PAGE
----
Even in the USA today, where welfare helps these mothers, many of the children of young, uneducated single mothers end up being raised by relatives or in foster homes. Alas, we also see cases where “mom” loves them so much she refuses to release them to be adopted, so they bounce back and forth to mom from the more stable environment because too many  social workers and activists behind laws making it difficult to remove a child from an abusive home think mother’s love trumps everything else, including the welfare of the child.

Yet for those living in affluence, the bashing of the Catholic church is more fun than pointing out such things.

But of course, “Philomena” didn’t have her child stolen: NYpost writer Kyle Smith pointed out: the mom gave up the child voluntarily.

Dench even says, in an introduction to the book the film is based on, that you, Philomena, were “forced” to give up your child. Dench has already forgotten her line in the film, “No one coerced me. I signed of my own free will.” The audience will forget she said that too, since the rest of “Philomena” creates the strong impression that you, Philomena, were coerced into giving your son up for adoption.

But never let the truth stand in the way of a good story.

Yet Catholics are not the only ones being attacked in the film: So are the adopted parents. You know: the ones who took him to school, who cared for him when he was sick, who did the daily hard job of parenting.

A lot is made that he ended up Republican (read “evil”) but since he was gay and died of HIV, I guess that makes up for it.

Yet he wasn’t aborted, he did grow up, and he didn’t die in jail, or of a heroin overdose.

Another part of the anti adoption bashing meme is the claim that the Irish children were  “sold to the highest bidder”: Alas:  that same lie is being told today.

Reality check: when one adopts from a foreign country where orphanages are short of funding, it is customary to give a gift to support the children left behind. (Note: I didn’t have to pay the fee, because I adopted “hard to place” children, but most of the families who adopted younger children paid a small fee).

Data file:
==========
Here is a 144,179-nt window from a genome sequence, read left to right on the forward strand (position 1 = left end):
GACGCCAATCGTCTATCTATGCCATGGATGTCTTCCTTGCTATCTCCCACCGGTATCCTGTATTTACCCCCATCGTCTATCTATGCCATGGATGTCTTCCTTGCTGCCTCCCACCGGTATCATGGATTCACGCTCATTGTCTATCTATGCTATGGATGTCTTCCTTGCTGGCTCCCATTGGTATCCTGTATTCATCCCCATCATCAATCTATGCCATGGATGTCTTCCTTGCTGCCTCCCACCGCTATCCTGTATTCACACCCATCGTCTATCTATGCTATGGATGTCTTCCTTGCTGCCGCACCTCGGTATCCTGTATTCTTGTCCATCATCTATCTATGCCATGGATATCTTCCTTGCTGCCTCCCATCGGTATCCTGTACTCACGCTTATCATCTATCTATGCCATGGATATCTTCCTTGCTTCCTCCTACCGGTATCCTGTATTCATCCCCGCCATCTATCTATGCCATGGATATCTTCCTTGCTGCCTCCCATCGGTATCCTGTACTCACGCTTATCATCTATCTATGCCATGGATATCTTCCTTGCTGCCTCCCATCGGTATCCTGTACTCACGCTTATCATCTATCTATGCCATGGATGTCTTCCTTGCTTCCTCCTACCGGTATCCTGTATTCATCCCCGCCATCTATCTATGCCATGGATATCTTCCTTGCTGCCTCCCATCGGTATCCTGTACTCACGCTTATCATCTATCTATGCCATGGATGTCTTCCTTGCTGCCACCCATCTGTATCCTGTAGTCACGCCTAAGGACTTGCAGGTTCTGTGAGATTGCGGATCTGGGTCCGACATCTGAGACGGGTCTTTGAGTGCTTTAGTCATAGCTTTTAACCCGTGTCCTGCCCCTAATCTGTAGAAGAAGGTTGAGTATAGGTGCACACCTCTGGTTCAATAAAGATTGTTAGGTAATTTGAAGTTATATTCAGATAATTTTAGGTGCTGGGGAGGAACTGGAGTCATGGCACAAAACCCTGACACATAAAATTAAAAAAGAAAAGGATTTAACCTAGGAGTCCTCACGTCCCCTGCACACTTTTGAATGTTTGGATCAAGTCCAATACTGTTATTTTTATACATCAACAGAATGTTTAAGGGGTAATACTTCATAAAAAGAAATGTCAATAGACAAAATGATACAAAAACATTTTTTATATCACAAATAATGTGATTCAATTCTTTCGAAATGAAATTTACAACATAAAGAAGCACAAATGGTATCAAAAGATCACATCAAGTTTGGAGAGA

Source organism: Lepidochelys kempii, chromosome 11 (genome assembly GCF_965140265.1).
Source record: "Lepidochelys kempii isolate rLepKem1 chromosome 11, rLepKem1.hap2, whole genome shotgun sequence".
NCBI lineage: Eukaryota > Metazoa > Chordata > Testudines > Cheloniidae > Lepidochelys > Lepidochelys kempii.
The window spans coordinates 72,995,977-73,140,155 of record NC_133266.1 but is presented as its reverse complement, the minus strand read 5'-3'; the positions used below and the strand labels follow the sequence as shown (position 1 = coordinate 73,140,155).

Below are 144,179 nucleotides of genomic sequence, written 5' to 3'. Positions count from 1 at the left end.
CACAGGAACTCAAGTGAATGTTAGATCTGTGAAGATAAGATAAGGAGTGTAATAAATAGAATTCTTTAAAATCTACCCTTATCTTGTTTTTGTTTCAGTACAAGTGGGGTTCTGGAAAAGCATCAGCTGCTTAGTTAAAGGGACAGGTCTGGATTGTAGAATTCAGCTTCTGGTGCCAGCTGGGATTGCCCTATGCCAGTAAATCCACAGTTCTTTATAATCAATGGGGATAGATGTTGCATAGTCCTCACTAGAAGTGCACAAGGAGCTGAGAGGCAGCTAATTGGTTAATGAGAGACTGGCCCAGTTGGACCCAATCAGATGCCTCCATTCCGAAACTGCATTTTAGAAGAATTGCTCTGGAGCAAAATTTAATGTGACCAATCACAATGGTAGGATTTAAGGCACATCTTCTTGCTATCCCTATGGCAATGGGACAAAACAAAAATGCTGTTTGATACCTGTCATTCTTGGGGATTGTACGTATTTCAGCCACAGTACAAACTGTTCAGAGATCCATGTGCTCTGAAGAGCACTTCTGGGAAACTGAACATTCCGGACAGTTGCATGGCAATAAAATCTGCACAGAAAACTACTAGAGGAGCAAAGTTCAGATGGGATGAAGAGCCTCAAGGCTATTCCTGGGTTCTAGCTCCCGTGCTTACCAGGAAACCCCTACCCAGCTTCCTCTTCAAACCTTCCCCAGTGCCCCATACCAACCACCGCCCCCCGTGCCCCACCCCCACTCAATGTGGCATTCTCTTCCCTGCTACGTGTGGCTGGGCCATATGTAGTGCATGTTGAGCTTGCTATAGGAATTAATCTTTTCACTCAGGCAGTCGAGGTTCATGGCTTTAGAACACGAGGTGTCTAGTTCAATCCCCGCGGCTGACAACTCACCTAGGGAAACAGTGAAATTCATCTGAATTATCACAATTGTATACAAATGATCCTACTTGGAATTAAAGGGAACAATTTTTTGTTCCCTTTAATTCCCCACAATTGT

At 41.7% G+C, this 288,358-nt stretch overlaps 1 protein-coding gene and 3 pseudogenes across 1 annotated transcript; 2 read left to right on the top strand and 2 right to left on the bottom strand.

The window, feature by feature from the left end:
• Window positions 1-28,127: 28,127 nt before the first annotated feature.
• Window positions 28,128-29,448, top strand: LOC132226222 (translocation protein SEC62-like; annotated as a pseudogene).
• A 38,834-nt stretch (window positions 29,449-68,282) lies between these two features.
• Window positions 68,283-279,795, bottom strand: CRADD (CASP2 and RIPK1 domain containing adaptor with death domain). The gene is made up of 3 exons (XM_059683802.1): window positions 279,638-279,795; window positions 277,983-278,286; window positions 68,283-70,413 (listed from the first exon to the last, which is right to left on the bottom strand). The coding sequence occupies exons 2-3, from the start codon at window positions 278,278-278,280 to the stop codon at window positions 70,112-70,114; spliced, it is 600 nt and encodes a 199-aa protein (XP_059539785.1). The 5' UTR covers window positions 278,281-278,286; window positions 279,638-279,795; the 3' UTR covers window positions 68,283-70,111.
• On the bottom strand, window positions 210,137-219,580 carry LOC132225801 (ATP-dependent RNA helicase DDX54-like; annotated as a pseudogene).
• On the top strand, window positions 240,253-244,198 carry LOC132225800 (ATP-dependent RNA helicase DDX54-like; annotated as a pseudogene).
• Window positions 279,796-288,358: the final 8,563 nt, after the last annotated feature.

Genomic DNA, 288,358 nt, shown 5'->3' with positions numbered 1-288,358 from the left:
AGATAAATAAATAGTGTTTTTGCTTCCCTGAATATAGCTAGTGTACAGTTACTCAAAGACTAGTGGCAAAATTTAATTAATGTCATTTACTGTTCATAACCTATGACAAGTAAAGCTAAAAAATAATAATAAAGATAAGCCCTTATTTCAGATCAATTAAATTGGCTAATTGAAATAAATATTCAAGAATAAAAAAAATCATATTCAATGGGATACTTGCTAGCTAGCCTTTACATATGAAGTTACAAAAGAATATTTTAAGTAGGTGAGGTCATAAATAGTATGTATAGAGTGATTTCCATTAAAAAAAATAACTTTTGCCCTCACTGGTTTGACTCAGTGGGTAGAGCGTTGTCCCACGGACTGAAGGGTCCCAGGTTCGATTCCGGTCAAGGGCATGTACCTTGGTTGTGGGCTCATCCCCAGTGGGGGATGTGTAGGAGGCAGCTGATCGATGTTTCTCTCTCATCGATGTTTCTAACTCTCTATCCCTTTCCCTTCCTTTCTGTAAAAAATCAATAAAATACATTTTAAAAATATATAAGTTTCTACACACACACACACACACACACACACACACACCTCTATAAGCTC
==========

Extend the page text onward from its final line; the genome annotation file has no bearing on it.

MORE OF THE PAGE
It might surprise you who the fee is used for: it is used for the kids who aren’t adopted. In the past, as in the third world today, many children in orphanages have family members so cannot be adopted, but have to be fed and clothed and educated by someone.

But activists must cherry pick and criticize to get headlines, and child buying implies the child’s fate is not that of living in a loving home, but is going to become a slave to do housework for the adoptive parents.

One result of this “activism” some countries have shut down foreign adoptions. As a result, many children who might find loving adoptive homes in other lands are left to be raised in an institution that cares for their needs but cannot supply the daily love and security of belonging to a family.

One wonders if any of the b—–d bashers behind the film have ever worked in the poverty ridden slums of post World War II Europe, or in the slums of the third world today. What would you do if faced by this problem? Not all children can be adopted and given homes: But at least some of us try to “light one candle”. And that includes organizations that arrange a small stipend for children and their families, day care to keep the children off the street, orphanages for the children who can be rescued, and (alas) jails for those who steal or become drug addicts. But for some children, adoption is the best solution: and if a local family cannot be found, some countries do allow placement with overseas families.

So why all this “adoption bashing”? The dirty little secret is that it eases the conscience of those who  had abortions, or more likely, by those who coerce women to abort their unexpected child (usually the father, but sometimes the grandparents).

But never mind. Must be Politically correct and make adoption something shameful.

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Nancy Reyes is a retired physician living in the rural Philippines. She has two children adopted from Colombia, and has among her extended family children who were adopted after being removed from an abusive birthmother, children adopted from overseas, and children adopted by family members.